Maybe Tywin had to pretend about Jaime’s qualities for the love of his son. There is no pretention with Kohli. He is a champion, period – a master batsman who is more accomplished than he was in 2014, more experienced and technically correct than he was four years ago. Moreover, he knows this. Shastri knows it too.
How important is Kohli for India?
Yet, it doesn’t explain the nonchalance of Kohli’s statement in Manchester. Does the Indian captain – arguably the best batsman in world cricket at the moment – truly believe that his runs don’t matter if India are to win their first Test series on English soil in 11 years?
“I think Virat is telling lies there,” laughed James Anderson, getting in some light-hearted banter even before the series began. “He will be desperate to score runs (this tour), like you would expect.”
His statement made headlines, across newspapers in India and England, on cricket portals, and news television. Kohli didn’t really need his arch nemesis from 2014 to call the bluff.
We live in a cricketing world, wherein a majority of Indian victories are not possible without Kohli’s rich contributions. Certainly not in the limited-overs’ arena, for the Indian batting line-up looks rudderless when he fails. And it is equally the case when they travel overseas in whites. If you need proof, turn back time only six months – Kohli aced South Africa’s fearsome pace attack.
He had done well there in 2013, scoring 272 runs in two Tests. He did well this time too, more than well actually, scoring the only hundred of the series at Centurion. In fact, such was the intensity – and effectiveness – of his two half-centuries on a raging green-top at Johannesburg, that you could count them as two Test hundreds if you want. Most Kohli fans do, and rightly.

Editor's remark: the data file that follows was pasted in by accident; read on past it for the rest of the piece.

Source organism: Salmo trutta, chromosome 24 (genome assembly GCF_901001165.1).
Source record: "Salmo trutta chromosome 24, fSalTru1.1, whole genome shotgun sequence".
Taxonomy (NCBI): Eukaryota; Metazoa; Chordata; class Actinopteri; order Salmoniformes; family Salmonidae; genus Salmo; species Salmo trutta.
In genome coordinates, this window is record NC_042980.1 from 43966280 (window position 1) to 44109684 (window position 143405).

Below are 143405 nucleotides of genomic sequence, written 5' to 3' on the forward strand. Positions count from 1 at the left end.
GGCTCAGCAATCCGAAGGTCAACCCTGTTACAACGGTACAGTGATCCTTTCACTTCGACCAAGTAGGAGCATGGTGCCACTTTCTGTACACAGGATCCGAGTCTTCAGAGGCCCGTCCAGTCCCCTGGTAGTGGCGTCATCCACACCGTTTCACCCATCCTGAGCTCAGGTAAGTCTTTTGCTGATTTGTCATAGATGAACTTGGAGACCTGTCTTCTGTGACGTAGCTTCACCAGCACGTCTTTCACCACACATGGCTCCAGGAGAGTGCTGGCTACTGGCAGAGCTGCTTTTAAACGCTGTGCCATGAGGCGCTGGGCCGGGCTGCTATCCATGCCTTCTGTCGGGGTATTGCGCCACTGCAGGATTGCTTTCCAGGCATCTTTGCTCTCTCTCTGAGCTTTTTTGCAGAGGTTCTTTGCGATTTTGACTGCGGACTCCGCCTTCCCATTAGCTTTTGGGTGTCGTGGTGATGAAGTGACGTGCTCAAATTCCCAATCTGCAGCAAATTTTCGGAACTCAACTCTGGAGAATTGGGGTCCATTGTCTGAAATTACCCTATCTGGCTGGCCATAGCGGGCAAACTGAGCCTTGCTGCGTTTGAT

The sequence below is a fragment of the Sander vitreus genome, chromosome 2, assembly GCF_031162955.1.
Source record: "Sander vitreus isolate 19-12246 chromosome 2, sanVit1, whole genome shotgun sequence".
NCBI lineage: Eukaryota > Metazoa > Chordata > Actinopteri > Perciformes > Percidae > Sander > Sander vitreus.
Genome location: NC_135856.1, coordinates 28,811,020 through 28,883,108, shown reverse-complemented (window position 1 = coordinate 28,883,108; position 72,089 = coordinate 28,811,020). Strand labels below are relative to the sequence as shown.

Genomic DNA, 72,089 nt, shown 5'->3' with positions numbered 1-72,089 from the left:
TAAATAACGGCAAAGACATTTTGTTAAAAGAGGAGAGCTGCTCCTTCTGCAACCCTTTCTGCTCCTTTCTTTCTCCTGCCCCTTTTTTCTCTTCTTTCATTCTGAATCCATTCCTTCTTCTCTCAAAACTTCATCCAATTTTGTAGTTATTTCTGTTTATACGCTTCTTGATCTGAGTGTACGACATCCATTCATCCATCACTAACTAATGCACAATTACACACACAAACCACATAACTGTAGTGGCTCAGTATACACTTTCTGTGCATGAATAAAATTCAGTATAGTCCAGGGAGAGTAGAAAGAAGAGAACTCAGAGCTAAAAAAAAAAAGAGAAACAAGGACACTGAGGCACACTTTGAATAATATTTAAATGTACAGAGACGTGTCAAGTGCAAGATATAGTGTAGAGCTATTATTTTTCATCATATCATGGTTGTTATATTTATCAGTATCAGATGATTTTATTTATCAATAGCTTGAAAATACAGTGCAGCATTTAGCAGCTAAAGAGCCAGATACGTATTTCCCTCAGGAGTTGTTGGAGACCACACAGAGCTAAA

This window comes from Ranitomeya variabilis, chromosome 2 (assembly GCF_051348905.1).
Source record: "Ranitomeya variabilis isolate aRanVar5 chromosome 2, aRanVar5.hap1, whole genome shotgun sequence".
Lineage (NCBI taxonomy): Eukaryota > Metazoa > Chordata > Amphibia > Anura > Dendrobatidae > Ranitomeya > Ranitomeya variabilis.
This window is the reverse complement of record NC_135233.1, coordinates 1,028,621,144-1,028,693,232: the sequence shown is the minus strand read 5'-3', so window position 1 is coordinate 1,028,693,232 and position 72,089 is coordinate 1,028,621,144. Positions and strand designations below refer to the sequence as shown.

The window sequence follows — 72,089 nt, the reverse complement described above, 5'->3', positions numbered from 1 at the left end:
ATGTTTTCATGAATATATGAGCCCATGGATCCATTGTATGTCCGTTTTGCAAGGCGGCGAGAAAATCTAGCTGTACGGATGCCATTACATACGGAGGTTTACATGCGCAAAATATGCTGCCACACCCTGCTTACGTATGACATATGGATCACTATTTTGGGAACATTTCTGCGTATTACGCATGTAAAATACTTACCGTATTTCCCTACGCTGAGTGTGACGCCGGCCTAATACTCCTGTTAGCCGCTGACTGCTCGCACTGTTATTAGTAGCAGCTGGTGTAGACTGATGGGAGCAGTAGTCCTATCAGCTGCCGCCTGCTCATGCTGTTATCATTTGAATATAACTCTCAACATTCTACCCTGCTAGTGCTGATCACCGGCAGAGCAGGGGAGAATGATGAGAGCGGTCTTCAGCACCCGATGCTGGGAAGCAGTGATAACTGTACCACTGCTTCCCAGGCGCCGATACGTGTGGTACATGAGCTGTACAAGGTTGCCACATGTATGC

Even so, India failed to win that series, and this is the underlying point. In South Africa, Kohli did his job. The bowlers did theirs too in picking all 60 wickets on offer. The remaining batsmen failed to turn up. Along those same lines, India won’t win in England if Kohli doesn’t find support from the other batsmen around him, whoever they are, irrespective of haphazard selection to suit form and conditions.
Meanwhile, the narrative is all about Kohli. From the local to traveling media, to England’s current and former players, to India’s former players and traveling commentators, there is intense spotlight on the Indian skipper. One side wants an Anderson encore, the other Kohli’s resurgence, while the neutrals simply want to grab big tubs of popcorn. It is a strange setting for a mega series, fixated on one batsman’s fortunes.
Perhaps, it will have a shielding effect on the likes of Shikhar Dhawan and Cheteshwar Pujara as they struggle to find form. Perhaps, it will blanket Murali Vijay, Ajinkya Rahane and KL Rahul as they go about their business silently. Or perhaps, it is simply an unhealthy obsession – a trap India will do well to avoid slipping into.